Managing the Commons
Managing natural resources that are held in common is a great and grave challenge. It requires addressing the community of users, beneficiaries, and managers. It also requires consideration of how those communities interact with the commons itself. At stake is the prosperity, and even survival, of both the people and the environment.
Understanding and improving how we relate to commons has been the focus of much scholarly and practical research in the last 30 years. A quick look at the various natural resource commons surrounding us indicates that
this will no doubt continue.
Pacific Northwest salmon fisheries represent a system of commons, both complex and illustrative. My past history as administrator of the US. Environmental Protection Agency and my fisherman’s interest in salmon has heightened my sensitivity to the plight of the salmon and the people whose lives they affect. Recently, my wife and I moved back to the Pacific North-west—something the salmon try to do every year as they live out their
inspiring life cycles. Unlike us, the salmon do not always find a hospitable environment when they return. There are many reasons: Simply put, there are more people in the salmon’s way, and they struggle more with the problems that come with expanding human populations. A number of reports issued over the past few years have chronicled the broad declines and local extinction of many salmon, steelhead, and sea-run cutthroat stocks in the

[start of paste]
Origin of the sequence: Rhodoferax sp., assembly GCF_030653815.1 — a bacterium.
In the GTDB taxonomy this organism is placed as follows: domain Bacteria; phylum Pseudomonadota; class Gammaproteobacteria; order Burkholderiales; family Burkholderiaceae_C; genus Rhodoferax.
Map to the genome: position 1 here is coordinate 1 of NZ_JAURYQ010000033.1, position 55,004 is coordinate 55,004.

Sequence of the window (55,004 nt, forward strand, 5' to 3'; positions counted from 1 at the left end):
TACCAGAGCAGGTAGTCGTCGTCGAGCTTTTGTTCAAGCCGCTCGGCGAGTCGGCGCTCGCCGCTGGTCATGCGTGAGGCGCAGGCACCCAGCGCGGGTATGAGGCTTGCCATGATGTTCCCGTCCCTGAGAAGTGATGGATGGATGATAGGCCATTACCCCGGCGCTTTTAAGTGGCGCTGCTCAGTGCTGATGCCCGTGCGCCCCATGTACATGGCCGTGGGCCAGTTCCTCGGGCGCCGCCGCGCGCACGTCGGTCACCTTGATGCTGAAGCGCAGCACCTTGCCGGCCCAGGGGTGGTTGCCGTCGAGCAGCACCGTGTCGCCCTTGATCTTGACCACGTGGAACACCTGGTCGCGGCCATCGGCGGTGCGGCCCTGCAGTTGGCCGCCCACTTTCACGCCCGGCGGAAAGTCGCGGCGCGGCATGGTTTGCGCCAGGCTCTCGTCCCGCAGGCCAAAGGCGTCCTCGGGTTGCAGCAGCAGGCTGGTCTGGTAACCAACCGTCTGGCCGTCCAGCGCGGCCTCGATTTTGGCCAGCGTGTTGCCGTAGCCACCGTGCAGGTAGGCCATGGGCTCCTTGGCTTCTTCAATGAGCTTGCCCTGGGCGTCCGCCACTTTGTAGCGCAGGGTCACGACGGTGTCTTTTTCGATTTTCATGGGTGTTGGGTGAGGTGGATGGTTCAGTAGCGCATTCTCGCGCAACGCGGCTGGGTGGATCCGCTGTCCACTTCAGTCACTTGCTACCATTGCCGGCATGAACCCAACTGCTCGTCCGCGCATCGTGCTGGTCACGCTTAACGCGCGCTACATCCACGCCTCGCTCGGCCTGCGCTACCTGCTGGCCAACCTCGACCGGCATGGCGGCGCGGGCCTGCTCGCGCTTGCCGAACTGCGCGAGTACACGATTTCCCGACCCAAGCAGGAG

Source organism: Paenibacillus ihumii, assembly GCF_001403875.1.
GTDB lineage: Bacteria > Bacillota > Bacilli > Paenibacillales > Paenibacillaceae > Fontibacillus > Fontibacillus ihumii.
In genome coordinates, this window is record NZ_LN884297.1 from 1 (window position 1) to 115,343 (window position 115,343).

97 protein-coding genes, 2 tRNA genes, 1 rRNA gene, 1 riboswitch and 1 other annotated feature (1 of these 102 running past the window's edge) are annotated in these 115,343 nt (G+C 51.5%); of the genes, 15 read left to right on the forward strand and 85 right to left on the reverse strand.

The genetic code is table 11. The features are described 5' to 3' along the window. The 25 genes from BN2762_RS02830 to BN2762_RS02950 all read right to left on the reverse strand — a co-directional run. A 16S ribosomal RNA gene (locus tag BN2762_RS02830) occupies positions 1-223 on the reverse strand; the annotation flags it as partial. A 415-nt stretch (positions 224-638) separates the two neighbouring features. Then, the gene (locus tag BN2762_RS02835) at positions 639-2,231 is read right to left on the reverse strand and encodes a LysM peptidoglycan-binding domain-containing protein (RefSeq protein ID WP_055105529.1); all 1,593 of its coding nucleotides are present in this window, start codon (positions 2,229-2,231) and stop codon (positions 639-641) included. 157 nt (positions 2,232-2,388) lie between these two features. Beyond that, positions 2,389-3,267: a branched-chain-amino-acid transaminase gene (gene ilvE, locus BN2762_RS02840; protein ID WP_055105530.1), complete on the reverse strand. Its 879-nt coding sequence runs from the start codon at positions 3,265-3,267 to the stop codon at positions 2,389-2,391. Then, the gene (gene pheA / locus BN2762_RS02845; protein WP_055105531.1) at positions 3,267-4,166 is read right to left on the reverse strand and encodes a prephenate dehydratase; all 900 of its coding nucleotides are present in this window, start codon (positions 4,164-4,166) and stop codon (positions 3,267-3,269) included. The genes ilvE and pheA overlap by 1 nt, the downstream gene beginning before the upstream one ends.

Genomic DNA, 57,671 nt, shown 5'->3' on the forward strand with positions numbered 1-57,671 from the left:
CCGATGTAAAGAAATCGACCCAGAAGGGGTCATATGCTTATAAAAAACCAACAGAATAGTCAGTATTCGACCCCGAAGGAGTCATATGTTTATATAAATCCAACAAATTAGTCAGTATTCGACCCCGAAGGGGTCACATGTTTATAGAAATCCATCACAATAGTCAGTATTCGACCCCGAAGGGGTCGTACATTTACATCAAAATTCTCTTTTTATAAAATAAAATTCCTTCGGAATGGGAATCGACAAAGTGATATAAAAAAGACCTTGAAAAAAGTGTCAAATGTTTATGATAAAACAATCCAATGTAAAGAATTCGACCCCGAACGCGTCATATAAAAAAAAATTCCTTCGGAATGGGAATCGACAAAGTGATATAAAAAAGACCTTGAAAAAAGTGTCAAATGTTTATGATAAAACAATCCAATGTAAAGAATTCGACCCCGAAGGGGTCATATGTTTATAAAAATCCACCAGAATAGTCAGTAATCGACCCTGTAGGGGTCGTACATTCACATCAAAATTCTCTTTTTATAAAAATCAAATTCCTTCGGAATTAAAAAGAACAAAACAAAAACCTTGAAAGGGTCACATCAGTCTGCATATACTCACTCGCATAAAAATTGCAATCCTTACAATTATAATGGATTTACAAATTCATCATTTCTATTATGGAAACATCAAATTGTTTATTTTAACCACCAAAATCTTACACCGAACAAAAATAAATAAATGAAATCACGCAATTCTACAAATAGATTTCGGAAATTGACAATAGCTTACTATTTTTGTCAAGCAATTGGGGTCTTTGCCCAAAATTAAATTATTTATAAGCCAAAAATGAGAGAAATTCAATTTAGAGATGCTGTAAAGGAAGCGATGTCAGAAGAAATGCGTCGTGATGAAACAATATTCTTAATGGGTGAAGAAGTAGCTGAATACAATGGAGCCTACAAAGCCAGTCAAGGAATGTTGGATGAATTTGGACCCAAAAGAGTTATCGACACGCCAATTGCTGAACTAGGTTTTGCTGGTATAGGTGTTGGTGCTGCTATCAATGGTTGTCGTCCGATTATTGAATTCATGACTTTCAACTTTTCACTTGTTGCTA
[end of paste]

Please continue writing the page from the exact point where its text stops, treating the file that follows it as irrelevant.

region. The people who fish for a living and the communities in which they live have been hit hard. Our resource agencies are in danger of being overwhelmed by the complexity and magnitude of the problem.
Why are salmon faring so poorly? Who is responsible? What can be done to reverse the recent declines in salmon populations? When tragedy befalls a commons as it has the salmon, I come to no conclusion about who is at
fault, and I don’t intend to. The one thing that I am certain of is that the only truly innocent parties in all of this are the salmon and the generations of people yet to come. It seems to me that the responsibility falls upon all of us—fishermen, resource managers, and concerned citizens alike—to take the steps necessary to ensure that salmon populations recover to the point that our children will be able to enjoy the quality of life we once took for granted.
While many people focus on how to get the most from commons, groups like the Sustainable Fisheries Foundation emphasize providing and maintaining those natural resources. Their goal is deceptively simple: ”We are trying to put more salmon back in the rivers and lakes of the Pacific Northwest.” Determining exactly how to accomplish this goal has defied the efforts of a great many dedicated and talented people.
Many papers and panel discussions, especially reports on the status and trend ofwild salmon populations in the North Pacific, make it clear that many salmon stocks in parts of the lower United States, southern British Columbia, and the west coast of Vancouver Island are not faring well. The decline in salmon numbers in these areas corresponds with a rapidly expanding human population, alterations in land and water use, increasing sediment and containment loads, and heavy fishing pressure by a combination of sport,
commercial, and tribal groups.
This work is licensed under a Creative Commons Attribution 4.0 International License.